UT Model Predicts Auto Emissions More Accurately
KNOXVILLE, Tenn. — Cities and states can fight air pollution more effectively using a new University of Tennessee method of estimating automobile emissions.
Dr. Arun Chatterjee, UT-Knoxville civil and environmental engineering professor, said the UT model more accurately estimates automobile emissions by more closely factoring engine starting and running temperatures into the formula.
Cities and states are required to report automobile emissions estimates to the U.S. Environmental Protection Agency and form a plan to reduce emissions if totals exceed federal limits, he said.
Automobile engine emissions vary greatly depending on engine temperature; the warmer the engine, the fewer pollutants it releases, Chatterjee said.
How long the car has been running, outside temperature, length of time since the car ran last and other factors determine engine temperature and affect emissions. Current methods to estimate emissions don’t accurately account for these factors, Chatterjee said.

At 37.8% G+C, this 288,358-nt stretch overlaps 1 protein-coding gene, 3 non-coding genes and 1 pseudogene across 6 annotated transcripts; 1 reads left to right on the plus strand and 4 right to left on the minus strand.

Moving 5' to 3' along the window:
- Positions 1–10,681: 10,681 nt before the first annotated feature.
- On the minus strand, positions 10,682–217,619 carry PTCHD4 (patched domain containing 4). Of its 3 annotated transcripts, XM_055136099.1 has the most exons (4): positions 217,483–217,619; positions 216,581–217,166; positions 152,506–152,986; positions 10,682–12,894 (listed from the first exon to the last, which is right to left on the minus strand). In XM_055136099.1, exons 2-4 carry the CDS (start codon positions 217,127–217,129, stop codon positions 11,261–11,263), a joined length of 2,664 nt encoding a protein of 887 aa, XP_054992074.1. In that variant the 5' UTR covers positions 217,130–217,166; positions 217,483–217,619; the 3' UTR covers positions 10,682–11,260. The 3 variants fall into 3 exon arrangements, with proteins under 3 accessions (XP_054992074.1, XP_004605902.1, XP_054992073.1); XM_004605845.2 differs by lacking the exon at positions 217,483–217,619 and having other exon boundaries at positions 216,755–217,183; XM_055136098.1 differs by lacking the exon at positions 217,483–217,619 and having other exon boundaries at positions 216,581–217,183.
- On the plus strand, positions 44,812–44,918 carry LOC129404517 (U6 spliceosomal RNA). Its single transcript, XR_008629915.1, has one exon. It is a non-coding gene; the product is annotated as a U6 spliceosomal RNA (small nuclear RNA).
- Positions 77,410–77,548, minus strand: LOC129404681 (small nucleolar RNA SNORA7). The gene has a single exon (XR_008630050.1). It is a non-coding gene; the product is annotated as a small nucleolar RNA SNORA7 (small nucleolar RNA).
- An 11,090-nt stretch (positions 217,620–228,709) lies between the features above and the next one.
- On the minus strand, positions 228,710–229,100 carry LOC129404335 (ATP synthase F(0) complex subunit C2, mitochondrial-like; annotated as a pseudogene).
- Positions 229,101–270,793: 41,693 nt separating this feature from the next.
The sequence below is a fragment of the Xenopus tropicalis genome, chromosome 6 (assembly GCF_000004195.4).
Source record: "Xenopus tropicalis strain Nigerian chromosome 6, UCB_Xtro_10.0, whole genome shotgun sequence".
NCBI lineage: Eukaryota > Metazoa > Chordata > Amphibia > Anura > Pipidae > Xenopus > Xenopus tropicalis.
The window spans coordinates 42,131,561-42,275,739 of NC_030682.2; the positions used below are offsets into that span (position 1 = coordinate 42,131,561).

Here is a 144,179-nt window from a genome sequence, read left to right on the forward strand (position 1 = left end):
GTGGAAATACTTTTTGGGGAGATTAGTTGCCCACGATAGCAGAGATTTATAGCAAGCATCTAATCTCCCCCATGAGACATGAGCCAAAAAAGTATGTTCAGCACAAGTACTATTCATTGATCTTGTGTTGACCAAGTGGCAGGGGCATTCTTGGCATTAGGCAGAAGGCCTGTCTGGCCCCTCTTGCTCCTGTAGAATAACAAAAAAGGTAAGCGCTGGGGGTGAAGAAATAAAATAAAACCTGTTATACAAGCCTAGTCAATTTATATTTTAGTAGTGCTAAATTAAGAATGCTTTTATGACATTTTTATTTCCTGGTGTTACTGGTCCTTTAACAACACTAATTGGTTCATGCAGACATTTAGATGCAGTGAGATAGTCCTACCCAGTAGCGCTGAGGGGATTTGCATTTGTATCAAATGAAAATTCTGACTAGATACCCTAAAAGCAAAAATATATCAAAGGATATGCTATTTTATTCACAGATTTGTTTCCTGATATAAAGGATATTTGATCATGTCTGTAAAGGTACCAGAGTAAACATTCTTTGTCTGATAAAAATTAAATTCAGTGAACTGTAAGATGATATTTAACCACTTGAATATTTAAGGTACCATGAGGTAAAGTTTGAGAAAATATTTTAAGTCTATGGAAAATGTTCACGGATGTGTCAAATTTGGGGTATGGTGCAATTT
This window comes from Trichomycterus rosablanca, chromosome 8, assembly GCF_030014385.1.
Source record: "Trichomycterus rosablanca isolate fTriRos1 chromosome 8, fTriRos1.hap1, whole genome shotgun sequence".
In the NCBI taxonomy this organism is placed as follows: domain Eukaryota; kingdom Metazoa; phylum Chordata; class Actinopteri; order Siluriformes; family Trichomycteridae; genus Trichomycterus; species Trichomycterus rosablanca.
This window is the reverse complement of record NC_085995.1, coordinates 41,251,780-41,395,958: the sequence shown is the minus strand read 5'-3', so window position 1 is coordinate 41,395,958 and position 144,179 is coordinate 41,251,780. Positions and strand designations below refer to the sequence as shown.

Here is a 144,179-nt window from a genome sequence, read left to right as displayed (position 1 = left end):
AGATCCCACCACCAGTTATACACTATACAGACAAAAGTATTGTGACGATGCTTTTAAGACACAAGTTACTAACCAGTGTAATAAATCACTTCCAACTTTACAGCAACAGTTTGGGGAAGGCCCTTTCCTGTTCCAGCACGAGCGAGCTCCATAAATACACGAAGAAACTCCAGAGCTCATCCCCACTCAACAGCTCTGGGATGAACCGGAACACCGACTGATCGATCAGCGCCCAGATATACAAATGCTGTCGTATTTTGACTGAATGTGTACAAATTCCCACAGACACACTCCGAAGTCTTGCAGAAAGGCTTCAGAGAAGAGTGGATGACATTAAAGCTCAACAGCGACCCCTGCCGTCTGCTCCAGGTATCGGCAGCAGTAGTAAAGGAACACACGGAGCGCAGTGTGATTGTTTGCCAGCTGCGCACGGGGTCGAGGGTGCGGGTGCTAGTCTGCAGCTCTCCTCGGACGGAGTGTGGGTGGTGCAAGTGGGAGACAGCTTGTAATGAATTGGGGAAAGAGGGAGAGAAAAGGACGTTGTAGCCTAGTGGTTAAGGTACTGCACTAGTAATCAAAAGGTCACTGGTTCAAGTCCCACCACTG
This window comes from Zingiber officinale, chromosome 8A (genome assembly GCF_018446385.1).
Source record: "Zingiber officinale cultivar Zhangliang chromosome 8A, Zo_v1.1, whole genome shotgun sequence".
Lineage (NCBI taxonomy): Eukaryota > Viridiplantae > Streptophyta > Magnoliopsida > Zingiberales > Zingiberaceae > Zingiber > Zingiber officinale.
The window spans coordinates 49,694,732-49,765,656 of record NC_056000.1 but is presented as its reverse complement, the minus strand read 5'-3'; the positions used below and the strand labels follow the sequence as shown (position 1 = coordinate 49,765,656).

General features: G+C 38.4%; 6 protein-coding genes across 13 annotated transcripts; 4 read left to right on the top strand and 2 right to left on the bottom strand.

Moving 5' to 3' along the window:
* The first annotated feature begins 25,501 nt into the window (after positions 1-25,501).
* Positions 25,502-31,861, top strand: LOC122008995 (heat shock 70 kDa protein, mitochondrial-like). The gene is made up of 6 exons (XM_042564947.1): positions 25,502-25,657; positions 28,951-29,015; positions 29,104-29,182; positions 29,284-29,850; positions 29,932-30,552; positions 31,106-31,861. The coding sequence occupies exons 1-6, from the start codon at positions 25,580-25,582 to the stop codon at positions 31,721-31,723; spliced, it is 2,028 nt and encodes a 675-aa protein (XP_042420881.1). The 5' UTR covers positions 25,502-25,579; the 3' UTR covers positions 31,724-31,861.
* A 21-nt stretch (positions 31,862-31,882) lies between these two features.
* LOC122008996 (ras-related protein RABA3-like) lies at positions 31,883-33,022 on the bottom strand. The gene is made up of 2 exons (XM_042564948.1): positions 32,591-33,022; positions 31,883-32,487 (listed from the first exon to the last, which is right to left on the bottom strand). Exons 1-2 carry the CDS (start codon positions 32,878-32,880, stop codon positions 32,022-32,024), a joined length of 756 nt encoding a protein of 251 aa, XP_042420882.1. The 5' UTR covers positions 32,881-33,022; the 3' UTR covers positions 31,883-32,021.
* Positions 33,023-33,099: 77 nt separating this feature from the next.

The UT model takes these data into consideration to provide more accurate estimates, Chatterjee said. Increased accuracy would enable city and state agencies to take more effective steps to control pollution, he said.
The model was developed under a contract with the state of California, which has the highest amount of automobile emissions of any state, Chatterjee said. California officials plan to use the UT model in their vehicle emission analysis, he said.
“This new model can help areas, especially those that exceed EPA limits for air pollution, form more exact strategies to prevent or reduce air pollution from automobile emissions,” Chatterjee said.
A UT report on the new model recently was recognized by the Transportation Research Board as one of the nation’s top transportation research papers.
The UT model was developed by Chatterjee, Dr. Terry Miller, a UT-Knoxville civil and environmental engineering professor, and Dr. Mohan Venigallo, who recently received a Ph.D. in civil and environmental engineering at UT-Knoxville.
Contact: Dr. Arun Chatterjee (423-974-7714)
Dr. Terry Miller (423-974-7731)